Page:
Drafting loan documents to deal with the new Banking Code of Practice is a major challenge. This report explains why.

The challenge is not only for ADIs subscribing to BCOP but also for other lenders because FOS and CIO (the predecessors of AFCA) both stated that BCOP is likely to be seen as good practice which should be applied to non-subscribers. We expect AFCA to continue this line of thinking.

We have previously alerted you to the problems with the substantial benefit provisions and the ‘sleeper issue’ about borrowers of convenience – see attachment.  

Another major issue is that BCOP 80 and 85 limit the permissible non-monetary defaults for business lending. This challenge is complicated by the need to remove any unfair contract terms from existing contracts (remembering that not only will unfair contract terms be void, but there has been discussion about imposing penalties for including unfair terms in contracts). A loan will be subject to BCOP’s small business provisions if the loan is wholly or predominantly for a trading or commercial purpose, and the borrower is a small business. Many borrowers will meet the definition of ‘small businesses’ particularly once the existing definition (an annual turnover of less than AU$10 million, fewer than 100 full-time equivalent employees, and less than AU$3 million total debt including undrawn amounts of its own and related entities) is changed in accordance with the recommendation (to be adopted by the Government) to mean a business with less than 100 full-time equivalent employees, where the loan applied for is less than AU$5 million.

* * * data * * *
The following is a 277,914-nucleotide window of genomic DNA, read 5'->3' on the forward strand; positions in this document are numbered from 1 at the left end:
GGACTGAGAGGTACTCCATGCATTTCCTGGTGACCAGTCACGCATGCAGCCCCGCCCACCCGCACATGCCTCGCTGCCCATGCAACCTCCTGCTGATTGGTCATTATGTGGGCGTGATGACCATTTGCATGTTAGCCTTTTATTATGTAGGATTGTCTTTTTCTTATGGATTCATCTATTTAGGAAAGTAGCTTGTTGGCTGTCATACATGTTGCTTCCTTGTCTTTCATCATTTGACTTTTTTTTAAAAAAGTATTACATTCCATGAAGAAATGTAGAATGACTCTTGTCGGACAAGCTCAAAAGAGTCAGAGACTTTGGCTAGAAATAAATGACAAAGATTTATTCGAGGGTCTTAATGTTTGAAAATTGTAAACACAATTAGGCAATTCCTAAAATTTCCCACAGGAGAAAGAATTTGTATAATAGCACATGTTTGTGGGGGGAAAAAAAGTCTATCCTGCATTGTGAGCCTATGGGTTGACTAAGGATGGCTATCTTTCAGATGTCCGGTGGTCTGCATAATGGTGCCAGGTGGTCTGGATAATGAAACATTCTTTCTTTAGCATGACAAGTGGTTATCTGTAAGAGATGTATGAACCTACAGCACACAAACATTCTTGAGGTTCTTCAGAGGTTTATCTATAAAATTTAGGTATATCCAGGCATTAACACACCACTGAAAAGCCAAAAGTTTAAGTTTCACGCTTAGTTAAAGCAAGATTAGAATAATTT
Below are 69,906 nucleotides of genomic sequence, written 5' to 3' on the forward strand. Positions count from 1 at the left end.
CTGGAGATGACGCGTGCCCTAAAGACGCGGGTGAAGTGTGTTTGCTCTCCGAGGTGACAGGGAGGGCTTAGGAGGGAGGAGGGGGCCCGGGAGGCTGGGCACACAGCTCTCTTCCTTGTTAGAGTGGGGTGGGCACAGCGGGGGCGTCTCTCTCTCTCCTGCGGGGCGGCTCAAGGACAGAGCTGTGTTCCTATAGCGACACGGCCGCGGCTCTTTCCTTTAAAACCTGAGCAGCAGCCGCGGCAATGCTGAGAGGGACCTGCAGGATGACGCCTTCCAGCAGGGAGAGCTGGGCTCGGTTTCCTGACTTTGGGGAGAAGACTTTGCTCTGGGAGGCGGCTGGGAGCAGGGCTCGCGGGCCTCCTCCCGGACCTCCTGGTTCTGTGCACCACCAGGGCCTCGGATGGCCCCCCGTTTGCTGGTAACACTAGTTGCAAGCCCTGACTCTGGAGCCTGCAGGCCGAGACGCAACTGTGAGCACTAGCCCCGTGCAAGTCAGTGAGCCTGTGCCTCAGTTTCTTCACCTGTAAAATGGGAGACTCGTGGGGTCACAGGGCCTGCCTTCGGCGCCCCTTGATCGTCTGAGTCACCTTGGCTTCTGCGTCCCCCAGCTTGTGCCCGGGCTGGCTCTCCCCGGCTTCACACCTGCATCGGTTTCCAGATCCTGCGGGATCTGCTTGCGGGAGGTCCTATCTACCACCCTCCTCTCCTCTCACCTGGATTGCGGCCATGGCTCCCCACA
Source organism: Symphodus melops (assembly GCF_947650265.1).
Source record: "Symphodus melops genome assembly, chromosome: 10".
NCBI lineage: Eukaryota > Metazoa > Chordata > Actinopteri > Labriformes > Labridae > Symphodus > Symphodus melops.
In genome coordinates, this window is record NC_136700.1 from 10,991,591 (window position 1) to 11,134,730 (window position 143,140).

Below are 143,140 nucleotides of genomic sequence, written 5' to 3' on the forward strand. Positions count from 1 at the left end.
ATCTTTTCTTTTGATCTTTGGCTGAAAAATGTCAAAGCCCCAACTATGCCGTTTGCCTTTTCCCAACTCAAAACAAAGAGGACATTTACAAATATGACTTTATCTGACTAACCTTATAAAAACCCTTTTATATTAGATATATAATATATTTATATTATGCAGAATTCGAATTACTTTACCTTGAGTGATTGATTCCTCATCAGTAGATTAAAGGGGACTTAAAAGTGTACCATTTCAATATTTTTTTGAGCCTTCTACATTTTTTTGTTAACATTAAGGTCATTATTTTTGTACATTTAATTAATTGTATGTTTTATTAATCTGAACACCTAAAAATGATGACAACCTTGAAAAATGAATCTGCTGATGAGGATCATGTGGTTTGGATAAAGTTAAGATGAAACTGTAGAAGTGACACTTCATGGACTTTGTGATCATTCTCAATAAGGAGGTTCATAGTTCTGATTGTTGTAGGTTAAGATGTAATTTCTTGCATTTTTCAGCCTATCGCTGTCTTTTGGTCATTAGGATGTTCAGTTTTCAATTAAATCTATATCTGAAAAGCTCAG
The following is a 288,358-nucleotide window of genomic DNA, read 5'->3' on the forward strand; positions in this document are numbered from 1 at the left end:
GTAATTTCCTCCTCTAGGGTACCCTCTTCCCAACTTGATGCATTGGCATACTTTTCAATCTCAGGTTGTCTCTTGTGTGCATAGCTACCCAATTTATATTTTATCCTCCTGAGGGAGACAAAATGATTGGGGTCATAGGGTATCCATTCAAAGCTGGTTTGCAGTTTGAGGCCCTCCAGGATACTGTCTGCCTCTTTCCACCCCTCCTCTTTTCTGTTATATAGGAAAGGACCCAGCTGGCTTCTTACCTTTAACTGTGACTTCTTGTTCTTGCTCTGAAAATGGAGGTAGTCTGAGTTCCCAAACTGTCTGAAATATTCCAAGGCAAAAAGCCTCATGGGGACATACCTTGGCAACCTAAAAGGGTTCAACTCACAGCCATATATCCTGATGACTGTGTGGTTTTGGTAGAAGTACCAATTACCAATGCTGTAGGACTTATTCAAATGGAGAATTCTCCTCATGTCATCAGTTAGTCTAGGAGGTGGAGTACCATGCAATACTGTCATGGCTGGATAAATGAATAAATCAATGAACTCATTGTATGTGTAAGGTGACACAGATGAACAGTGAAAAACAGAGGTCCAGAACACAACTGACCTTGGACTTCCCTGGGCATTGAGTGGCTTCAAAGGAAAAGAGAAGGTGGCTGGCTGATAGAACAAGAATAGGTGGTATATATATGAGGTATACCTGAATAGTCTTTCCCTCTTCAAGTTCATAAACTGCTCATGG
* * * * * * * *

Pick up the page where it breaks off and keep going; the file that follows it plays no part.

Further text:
In the past most loan and security documents have provided that default occurs if there is breach of any term of the agreement. This provision is probably unfair because it facilitates enforcement proceedings based on minor breaches.  Deletion of the ‘any breach’ clause means:

  • breaches to trigger loan repayment or default action must be listed as a default event;
  • these breaches must be material in nature in order to be fair;
  • the types of permitted breaches is limited by BCOP 80 for small business loans – and perhaps by extension for loans to individuals.

Many lenders use their standard home loan documents or property lending documents to make loans to small businesses. There are important events concerning secured assets in these documents since business facilities are often secured, however because of BCOP 80 they may not be permitted as  default events. These include:

  • material adverse change (not limited to financial change) – BCOP 84;
  • material reduction in value of security, including loss or damage to security;
  • where the business stops trading;
  • where construction is halted or works are defective

There’s some hope in BCOP 85 which provides that ‘financial indicator covenants or special covenants tailored to the particular nature of [the] loan’ can be included in loans for:

  • ‘property development’ (this won’t include ‘private’ construction);
  • ‘specialised lending transaction[s]’ (BCOP 85 sets out some examples).

BCOP 2 and 3 provides that the terms of BCOP need not be set out in loan and security documents.  Despite those provisions, BCOP 3 and 73 require terms and conditions to be provided.  It is hard to see how something as substantial as enforcement rights can be omitted from the T&Cs (especially from a contract law perspective).

The changes to address these issues need to be made not only to loan T&Cs but also security documents including mortgage common provisions.  We have spent the last two months reviewing various formulations to achieve a commercially fair and legally compliant solution and can now provide solutions which address both BCOP and unfair contract terms.

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